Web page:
Education Is Key offers scholarships to inner-city youth

By Darlene Donloe

Contributing Writer

When Nicole “Neekko” Lindsey was growing up, she had no plans to go to college.

“It wasn’t my goal,” she said. “ I wanted to be an actress. I wanted to be famous.”

Her mother, however, had other plans for her baby girl.

“In high school, my mom kept talking about college and said I needed something stable,” Lindsey said. “She told me to consider going to college. If I was going to go, I was going to do theater, but, again, my mom wanted me to do something else.”

In 2016, Lindsey indulged her mother and became a first-generation college graduate earning a bachelor of arts degree in communications from UC Santa Barbara.

“I looked at it as a privilege to be able to go to college because of my grades,” said Lindsey, who had a 4.5 grade point average in high school due to her advanced classes. “My mom also found some resources and I was able to get some scholarships.”

Fast forward to 2019, and Lindsey is now helping inner-city students attend college through her nonprofit, Education Is Key, an organization that gives scholarships to students heading to universities, community colleges and trade schools.

During her first year, Lindsey, now 27, raised $5,000 and presented scholarships to five inner-city students from Los Angeles.

“I wanted to give out scholarships to students that had my same background,” Lindsey said. “I told myself I would give out scholarships when I graduated.”

Lindsey’s background included growing up in a single-mother household. Her parents were separated, but her father was very much a part of her life.

“I’ve experienced adversity,” Lindsey said. “I’ve experienced being homeless, living on the county and having financial hardships. But I was committed to doing well in school. My mother stressed education. My dad, too. My mom made sure I went to a good school that had magnet programs. I went to youth camps. I learned how to fly a plane at 12 during one of the camps in Compton. My mom wanted me to stay out of trouble. She took my education seriously. Now, I take it seriously.”

While she was in college, Lindsey said she couldn’t shake the urge to give back.

“I kept wondering how I could connect to the youth and make education fun,” she said. “My intention was to also encourage the community to use our power and resources despite the fact that we were being underserved.”

That’s when she decided to fundraise in order to raise money for scholarships.

“I didn’t go to corporations to get the money,” Lindsey said. “I decided to promote the organization to the community, on social media, and by word of mouth.”

To become eligible, students must provide documentation that they have been accepted to a university, state college, community college or a trade school. The application is open to high school seniors and college undergrads and it is highly preferred that they are from the inner city.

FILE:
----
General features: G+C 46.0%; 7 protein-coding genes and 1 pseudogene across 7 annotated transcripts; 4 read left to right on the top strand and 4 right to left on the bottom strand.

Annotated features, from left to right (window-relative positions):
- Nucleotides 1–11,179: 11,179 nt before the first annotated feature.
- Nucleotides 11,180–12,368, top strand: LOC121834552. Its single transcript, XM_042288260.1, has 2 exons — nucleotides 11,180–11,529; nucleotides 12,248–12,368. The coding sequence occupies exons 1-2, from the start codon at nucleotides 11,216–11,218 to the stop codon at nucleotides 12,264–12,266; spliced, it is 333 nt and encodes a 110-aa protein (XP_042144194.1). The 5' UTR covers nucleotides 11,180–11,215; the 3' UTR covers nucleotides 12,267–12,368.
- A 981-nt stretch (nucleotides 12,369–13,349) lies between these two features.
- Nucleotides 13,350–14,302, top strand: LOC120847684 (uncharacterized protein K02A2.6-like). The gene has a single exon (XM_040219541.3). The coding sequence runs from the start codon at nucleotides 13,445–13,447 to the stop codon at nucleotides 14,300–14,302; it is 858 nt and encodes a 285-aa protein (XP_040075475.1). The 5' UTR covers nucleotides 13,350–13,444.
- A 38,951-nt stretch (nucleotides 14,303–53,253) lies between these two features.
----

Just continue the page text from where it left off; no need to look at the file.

“Basically, if you’re attending a school, you’re eligible,” Lindsey said.

The criteria for receiving a scholarship are not based on grade point averages.

“I don’t go based on a grade point average,” Lindsey said. “My thing is, are you in attendance? Can you show proof of college attendance?”

In total, Education Is Key has awarded 17 scholarships. Last year when the pandemic hit, it thwarted the organization’s fundraising efforts.

“In 2020, I gave out 12 scholarships,” said Lindsey, who presents the awards once a year in August. “Although last year was tough because of the pandemic, I still managed to get some donations. Instead of giving away $1,000 scholarships, I just gave out 12 $100 scholarships to help with expenses.”

In a typical year, Lindsey said she would attend a number of events and appear on grassroots podcasts and other platforms to raise funds for Education Is Key.

Currently, due to COVID-19, she is strictly using social media to get the word out and is contemplating an Instagram Liveathon as a fundraiser event.

Education Is Key is not Lindsey’s only nonprofit. While in college, she also started GHETTO shirts. The name comes from her grandmother who created the acronym, from “Guys and Girls Have Enough Talent To Overcome.”

All proceeds from GHETTO go to Education Is Key.

For more information and for donations, visit

“Making a Difference” is a weekly feature profiling organizations that are serving their communities. To propose a “Making a Difference” profile, send an email to

Darlene Donloe is a freelance reporter for Wave Newspapers who covers South Los Angeles. She can be reached at